Ben Mercer, Jensen’s editor for the project, explained: “Malia would leave three cameras at each location and check them once a month, and in that time, it would accrue as many as 900 sequential clips.”
In some of the clips, elk come up to the salt sculpture, squeaking and bugling to each other, right on the edge of human habitation. In other clips, Jensen caught animal interactions most people will never see in places like Lower Nehalem Community Trust land, and back country in Wallowa County, near the LH residency headquarters.
"When you're watching it, it has a very contemplative and meditative quality," Mercer said.
Over six months, Jensen compiled more than 25,000 video clips, each 30 seconds to a minute long. With help from a team of assistant editors, Jensen, and Mercer organized the clips in a grid formation, with four contiguous clips playing simultaneously.
So what to do with all this amazing video? For Jensen, the setting for playing back the finished work was equally important as the images themselves.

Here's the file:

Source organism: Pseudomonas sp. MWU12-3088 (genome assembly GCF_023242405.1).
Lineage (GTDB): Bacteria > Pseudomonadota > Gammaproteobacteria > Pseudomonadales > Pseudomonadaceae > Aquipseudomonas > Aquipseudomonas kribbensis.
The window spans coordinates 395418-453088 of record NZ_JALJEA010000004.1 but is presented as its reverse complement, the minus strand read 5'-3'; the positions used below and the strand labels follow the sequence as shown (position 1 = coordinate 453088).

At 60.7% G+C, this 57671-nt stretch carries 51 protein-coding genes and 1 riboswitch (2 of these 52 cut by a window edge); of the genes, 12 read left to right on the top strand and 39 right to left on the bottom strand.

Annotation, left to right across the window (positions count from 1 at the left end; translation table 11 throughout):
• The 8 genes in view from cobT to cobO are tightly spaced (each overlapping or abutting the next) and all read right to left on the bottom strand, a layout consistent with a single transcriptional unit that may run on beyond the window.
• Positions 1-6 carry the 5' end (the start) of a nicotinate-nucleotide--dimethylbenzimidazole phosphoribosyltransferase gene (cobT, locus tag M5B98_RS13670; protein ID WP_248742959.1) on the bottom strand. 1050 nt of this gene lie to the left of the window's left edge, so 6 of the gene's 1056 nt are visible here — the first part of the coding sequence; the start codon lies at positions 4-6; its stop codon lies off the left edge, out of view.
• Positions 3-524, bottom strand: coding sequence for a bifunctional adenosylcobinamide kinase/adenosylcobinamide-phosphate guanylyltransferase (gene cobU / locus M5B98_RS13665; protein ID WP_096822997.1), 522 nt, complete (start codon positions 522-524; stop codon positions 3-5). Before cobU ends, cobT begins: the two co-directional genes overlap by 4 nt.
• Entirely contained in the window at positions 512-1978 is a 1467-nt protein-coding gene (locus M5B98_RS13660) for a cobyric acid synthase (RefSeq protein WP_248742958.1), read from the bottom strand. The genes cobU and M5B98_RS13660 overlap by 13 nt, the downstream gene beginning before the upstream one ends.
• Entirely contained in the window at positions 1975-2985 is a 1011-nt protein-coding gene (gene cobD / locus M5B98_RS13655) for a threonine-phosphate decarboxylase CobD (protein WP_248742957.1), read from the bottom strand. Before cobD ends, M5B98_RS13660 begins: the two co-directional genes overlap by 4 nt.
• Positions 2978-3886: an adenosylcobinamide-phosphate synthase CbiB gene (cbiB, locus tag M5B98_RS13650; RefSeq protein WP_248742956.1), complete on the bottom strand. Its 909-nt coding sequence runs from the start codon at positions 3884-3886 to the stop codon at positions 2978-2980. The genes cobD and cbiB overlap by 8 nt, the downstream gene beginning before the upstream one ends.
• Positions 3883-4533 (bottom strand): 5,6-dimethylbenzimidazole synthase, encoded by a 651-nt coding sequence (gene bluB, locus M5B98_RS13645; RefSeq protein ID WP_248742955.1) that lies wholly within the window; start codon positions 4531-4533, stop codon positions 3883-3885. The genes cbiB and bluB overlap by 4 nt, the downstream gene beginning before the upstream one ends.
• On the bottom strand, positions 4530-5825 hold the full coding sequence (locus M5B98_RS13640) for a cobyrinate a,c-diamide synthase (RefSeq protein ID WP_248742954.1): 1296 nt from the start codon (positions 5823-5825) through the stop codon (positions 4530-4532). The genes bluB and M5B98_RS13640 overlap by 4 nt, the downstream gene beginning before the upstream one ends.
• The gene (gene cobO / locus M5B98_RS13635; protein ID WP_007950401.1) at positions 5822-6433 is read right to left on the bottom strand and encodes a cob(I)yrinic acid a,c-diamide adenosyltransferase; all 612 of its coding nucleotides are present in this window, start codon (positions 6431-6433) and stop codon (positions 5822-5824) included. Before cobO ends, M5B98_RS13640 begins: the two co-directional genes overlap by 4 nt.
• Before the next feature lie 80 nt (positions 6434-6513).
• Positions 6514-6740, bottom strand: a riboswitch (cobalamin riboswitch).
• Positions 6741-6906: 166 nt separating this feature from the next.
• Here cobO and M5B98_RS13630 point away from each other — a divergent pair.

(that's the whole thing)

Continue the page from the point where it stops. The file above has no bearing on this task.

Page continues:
She selected places as diverse as her capture points for the clips, mindful of locations different kinds of people would use together: the Riverside restaurant in Maupin, and Manzanita's San Dune Pub, as well as a chocolae shop in Joseph, a mental health clinic in Enterprise, KSMOCA at an elementary school in Portland, a feed store in Redmond and one tiny, 100-year-old grocery store in Tygh Valley.
The very placement of the screens felt fundamental, something to take viewers somewhat unaware. At one site, the Skyline Tavern on the heavily-wooded edge of Forest Park, Jensen’s video loop is tucked in between Keno screens.
Scott Becker, owner of the Skyline and himself a filmmaker, quipped, “We culture jammed [the screen] for the next few months.” He gestured at the herd of elk on the screen, noting it was collected just down the hill from the Skyline, on private land maintained under a conservation easement.
“I just love it. These are our other neighbors,” Becker said.
On a barstool, an ex-welder named Scott Bently looked on as Jensen’s loop cycled through images of deer and elk meandering through a mildly-spooky black and white infrared clip. Bently, who works nights so he can spend daylight hours in the woods, agreed there’s a divide in how people view nature, and maybe by extension, each other.
“I think a lot of people new to the area are amazed to see a deer in the yard," he said. "Some people, who’ve been here a long time are just trying to keep them out of their garden — you moved into their back yard. They didn’t move into yours!”
Jensen’s hope is that viewers from different walks of life, whether hikers or hunters, farmers or others, might fall under the video’s spell long enough to stop what they’re doing, talk with other viewers and truly listen to each other.